Nevada Taxpayers Association releases 62 spending reforms for Nevada
A lot of good ideas, so dive right in.
I’ll only highlight one area of recommendations that is extremely important – reforming Nevada’s budgeting process.
The current budget process has been in place since 1993. Known as a cost-to-continue budget, it tends to presume that the spending levels of the prior biennium are still viable. This base budget is then increased by “roll-ups,” which include increased caseloads, enrollments, utility costs, grounds upkeep costs, building maintenance costs, and shared administrative costs (Personnel Department costs, IT costs, etc.).
During periods of economic growth this tends to allow a budget that is on automatic pilot for increased spending. The following recommendations regarding the budget are focused on providing solutions that more efficiently identify expenditures, and also provide additional accountability and transparency to Nevadans about where and how their tax dollars are being spent.
1. Prioritize the expenditure of funds.
Reason: Frequently when the need arises for fiscal “belt-tightening,” it is often a vocal minority who argues for nonessential program enhancements. Priorities should be established for programs and services that are essential to the well-being of the general public or carry penalties (mandated programs and services) for not being in compliance. Prioritization of agency budgets would also identify what programs or services should be maintained during an economic downturn vs. those that should be considered for cuts.
Action Required: Implementation by Governor and Legislature. (Statute should be changed, otherwise the Governor’s office needs to prepare two budgets.)
Note: Also see recommendation #43 of the SAGE Commission Report. The Commission looked at the Arkansas priorities budget law which has been in place since 1945 and determined this would be a viable template for future Nevada budgets.
2. Program-based or Performance-based budgets should be utilized when applicable.
Reason: Program Based – Where multiple agencies and departments provide similar programs, those agency/department budgets should be program-based. This would allow for better program coordination and provide program continuity. A lead agency should be established and based on funding could award grants to other governmental units and nonprofit organizations that meet program requirements. This would streamline administrative procedures and minimize duplicative administrative costs. (For example, substance abuse programs separately funded with no coordinated link include programs administered by the Department of Prisons, the Office of Parole and Probation, the Department of Education, Clark and Washoe county drug courts, DARE, etc.) When analyzing the delivery of a program or service, nonprofit agencies that work in a particular field should receive consideration as a potential service or program provider.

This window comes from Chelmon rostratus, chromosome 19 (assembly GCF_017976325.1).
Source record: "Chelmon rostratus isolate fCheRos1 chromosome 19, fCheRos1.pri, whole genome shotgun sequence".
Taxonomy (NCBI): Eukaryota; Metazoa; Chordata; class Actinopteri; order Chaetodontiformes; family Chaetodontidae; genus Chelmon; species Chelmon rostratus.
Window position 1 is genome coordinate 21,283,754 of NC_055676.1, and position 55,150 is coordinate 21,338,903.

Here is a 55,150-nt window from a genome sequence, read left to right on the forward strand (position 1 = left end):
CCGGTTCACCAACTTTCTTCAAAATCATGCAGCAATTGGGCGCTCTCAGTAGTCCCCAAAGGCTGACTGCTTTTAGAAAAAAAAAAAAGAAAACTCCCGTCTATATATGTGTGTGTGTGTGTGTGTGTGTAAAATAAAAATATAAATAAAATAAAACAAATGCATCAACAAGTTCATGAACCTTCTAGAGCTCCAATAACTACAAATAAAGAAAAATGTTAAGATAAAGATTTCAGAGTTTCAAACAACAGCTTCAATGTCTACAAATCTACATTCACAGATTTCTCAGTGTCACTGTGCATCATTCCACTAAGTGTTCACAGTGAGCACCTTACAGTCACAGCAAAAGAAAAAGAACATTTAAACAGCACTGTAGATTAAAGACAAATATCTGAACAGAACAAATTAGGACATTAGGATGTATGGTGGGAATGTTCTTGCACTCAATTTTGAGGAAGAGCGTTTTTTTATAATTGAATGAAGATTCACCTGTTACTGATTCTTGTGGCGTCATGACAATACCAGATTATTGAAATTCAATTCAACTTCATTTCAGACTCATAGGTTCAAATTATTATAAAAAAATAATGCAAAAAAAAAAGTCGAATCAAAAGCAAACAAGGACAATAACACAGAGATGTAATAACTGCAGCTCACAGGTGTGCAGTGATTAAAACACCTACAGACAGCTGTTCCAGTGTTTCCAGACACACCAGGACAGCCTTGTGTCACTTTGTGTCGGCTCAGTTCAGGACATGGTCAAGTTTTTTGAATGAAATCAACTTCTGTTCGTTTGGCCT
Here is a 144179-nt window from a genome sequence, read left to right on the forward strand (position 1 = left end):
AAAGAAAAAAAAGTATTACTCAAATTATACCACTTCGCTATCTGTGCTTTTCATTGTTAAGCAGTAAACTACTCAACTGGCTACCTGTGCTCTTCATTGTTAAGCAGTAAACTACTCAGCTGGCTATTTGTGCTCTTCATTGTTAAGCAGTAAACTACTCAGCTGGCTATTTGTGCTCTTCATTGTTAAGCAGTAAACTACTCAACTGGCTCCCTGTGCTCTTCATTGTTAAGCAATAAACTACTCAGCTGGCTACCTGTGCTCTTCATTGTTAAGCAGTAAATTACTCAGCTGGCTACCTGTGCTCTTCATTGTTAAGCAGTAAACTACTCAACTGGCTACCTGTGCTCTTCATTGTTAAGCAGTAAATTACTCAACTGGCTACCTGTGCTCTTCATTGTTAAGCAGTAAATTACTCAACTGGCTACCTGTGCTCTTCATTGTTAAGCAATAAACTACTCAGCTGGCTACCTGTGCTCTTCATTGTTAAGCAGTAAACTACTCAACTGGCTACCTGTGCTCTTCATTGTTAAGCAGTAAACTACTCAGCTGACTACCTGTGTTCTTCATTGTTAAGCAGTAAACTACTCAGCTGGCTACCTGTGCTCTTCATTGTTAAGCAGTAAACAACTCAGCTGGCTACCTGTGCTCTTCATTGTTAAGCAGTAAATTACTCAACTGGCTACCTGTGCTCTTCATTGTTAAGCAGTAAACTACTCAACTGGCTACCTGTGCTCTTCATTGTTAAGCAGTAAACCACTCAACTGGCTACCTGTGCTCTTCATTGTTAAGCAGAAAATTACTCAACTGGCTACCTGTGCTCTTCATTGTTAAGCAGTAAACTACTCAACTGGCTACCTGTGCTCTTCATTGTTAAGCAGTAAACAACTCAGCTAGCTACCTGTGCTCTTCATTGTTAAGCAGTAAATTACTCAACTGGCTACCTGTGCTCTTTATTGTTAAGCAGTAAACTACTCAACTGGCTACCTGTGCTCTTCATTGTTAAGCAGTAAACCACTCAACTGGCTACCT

Performance Based – Many agencies and departments are responsible for delivering a specific service(s). These departmental budgets should be based on what is necessary to efficiently perform/deliver the service(s) based on specific goals and required outcomes.
Action Required: See recommendation 1 “Action Required.”
3. Objectives should be established for each program or service to be provided.
Reason: Specific objectives to be achieved can be measured to facilitate an evaluation of the effectiveness of the program or service to allow corrective action to be taken if necessary, or provide for the enhancement or elimination of the program of service.
Action Required: Implementation by Governor
4. The outcome-based performance indicators that have been developed for each agency/department should be based on the objectives established and also posted on the State’s website.
Reason: This would provide the measurement standards for the objectives set for programs or services and allow greater transparency and accountability by taxpayers.
Action Required: Implementation by Governor or Legislature.
These reforms are similar to the budget reforms Geoffrey Lawrence has written about for NPRI and that the SAGE Commission has recommended (number 43).
They’re also something Nevada’s families and businesses do instinctively. Nevada’s government should do the same.
(h/t Doug Busselman)